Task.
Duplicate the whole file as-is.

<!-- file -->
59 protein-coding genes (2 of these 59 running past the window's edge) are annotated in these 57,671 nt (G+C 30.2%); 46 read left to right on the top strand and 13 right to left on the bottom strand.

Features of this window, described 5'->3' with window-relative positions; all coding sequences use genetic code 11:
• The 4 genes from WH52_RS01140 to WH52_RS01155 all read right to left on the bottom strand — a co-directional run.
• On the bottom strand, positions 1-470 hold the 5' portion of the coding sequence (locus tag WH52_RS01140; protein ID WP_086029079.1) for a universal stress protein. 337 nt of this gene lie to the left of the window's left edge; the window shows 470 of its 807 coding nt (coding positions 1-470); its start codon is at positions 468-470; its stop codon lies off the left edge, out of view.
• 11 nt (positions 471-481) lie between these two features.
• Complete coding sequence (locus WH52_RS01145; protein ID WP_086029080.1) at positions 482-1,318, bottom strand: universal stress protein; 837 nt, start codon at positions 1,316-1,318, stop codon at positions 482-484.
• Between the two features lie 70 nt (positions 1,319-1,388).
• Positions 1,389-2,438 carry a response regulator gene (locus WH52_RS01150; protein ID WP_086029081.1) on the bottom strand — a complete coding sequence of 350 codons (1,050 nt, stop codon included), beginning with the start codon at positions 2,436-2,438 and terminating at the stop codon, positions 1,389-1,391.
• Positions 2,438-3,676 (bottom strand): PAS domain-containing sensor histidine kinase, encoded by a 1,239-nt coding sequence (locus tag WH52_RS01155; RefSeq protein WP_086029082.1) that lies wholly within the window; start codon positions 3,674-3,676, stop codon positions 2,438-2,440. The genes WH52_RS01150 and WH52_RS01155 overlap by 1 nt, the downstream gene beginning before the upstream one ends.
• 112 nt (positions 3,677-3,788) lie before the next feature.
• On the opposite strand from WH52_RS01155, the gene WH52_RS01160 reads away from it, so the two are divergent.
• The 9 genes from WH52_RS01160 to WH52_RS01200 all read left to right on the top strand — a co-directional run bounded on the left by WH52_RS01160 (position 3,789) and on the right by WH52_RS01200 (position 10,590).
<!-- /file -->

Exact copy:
59 protein-coding genes (2 of these 59 running past the window's edge) are annotated in these 57,671 nt (G+C 30.2%); 46 read left to right on the top strand and 13 right to left on the bottom strand.

Features of this window, described 5'->3' with window-relative positions; all coding sequences use genetic code 11:
• The 4 genes from WH52_RS01140 to WH52_RS01155 all read right to left on the bottom strand — a co-directional run.
• On the bottom strand, positions 1-470 hold the 5' portion of the coding sequence (locus tag WH52_RS01140; protein ID WP_086029079.1) for a universal stress protein. 337 nt of this gene lie to the left of the window's left edge; the window shows 470 of its 807 coding nt (coding positions 1-470); its start codon is at positions 468-470; its stop codon lies off the left edge, out of view.
• 11 nt (positions 471-481) lie between these two features.
• Complete coding sequence (locus WH52_RS01145; protein ID WP_086029080.1) at positions 482-1,318, bottom strand: universal stress protein; 837 nt, start codon at positions 1,316-1,318, stop codon at positions 482-484.
• Between the two features lie 70 nt (positions 1,319-1,388).
• Positions 1,389-2,438 carry a response regulator gene (locus WH52_RS01150; protein ID WP_086029081.1) on the bottom strand — a complete coding sequence of 350 codons (1,050 nt, stop codon included), beginning with the start codon at positions 2,436-2,438 and terminating at the stop codon, positions 1,389-1,391.
• Positions 2,438-3,676 (bottom strand): PAS domain-containing sensor histidine kinase, encoded by a 1,239-nt coding sequence (locus tag WH52_RS01155; RefSeq protein WP_086029082.1) that lies wholly within the window; start codon positions 3,674-3,676, stop codon positions 2,438-2,440. The genes WH52_RS01150 and WH52_RS01155 overlap by 1 nt, the downstream gene beginning before the upstream one ends.
• 112 nt (positions 3,677-3,788) lie before the next feature.
• On the opposite strand from WH52_RS01155, the gene WH52_RS01160 reads away from it, so the two are divergent.
• The 9 genes from WH52_RS01160 to WH52_RS01200 all read left to right on the top strand — a co-directional run bounded on the left by WH52_RS01160 (position 3,789) and on the right by WH52_RS01200 (position 10,590).